On Monday, April 1, 1946, two powerful tidal waves hit Kauai beginning about 6:30 a.m., and in their wake, 14 people died, three were missing, presumed dead, and seven were hospitalized for injuries.
Nine of the dead were small children.
And nearly every dwelling in the makai areas of Haena, Kalihikai, Kalihiwai, Moloaa and Wainiha were totally destroyed or damaged, while Anahola, Wailua and Nawiliwili were also hard hit.
Around 1 p.m., Kauai public health nurse Willa Shell (1922-2008) was at the Kilauea Sugar Co. dispensary when Henry Gomez of Wainiha and David La‘amea of Haena arrived with Mrs. La‘amea, one of the victims of the disaster.
Shell, a graduate of the College of Nursing and Health at the University of Cincinnati, who’d been appointed to her position in Nov. 1945, then gave first aid to Mrs. La‘amea before the woman was sent on to Lihue in an ambulance.
When Gomez and La‘amea said they were returning to Haena to look for the La‘amea’s missing children, Shell volunteered to go with them.
On their way, Shell, Gomez and La‘amea were forced to make treacherous fordings of two raging branches of the Wainiha River.
At Wainiha, where many of the victims were gathered, Shell provided first aid and made a list of the medicines, food and other essentials needed by the refugees.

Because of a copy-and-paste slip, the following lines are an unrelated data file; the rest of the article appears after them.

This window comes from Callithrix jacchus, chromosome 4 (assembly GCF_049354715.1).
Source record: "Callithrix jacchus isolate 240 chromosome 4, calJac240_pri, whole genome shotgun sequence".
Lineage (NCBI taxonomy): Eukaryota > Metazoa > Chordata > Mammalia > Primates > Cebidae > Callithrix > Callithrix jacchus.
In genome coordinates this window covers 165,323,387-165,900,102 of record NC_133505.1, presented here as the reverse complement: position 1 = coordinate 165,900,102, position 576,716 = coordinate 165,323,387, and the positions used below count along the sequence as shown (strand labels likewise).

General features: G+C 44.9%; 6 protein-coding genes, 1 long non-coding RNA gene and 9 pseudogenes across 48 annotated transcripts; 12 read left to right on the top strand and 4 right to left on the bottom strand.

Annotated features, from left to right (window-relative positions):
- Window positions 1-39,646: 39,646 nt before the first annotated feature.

Later that day, when Arthur Achor, Kauai’s Red Cross executive, arrived at Wainiha with 40 cots and blankets, Shell gave him the list she’d compiled of the articles he’d bring back on Tuesday.
After spending the night at Wainiha, Shell went on to Haena on the back of a mule and volunteered to help search for missing children.
Altogether she would spend 36 hours straight administering first aid and giving help to stricken people, the majority of whom were children.
Shell, the heroine of the ‘46 tidal wave, left Hawaii in the spring of 1948.
She married Kenneth Peterson, settled in Albuquerque, New Mexico and continued her career as a registered nurse.
Source: The Garden Island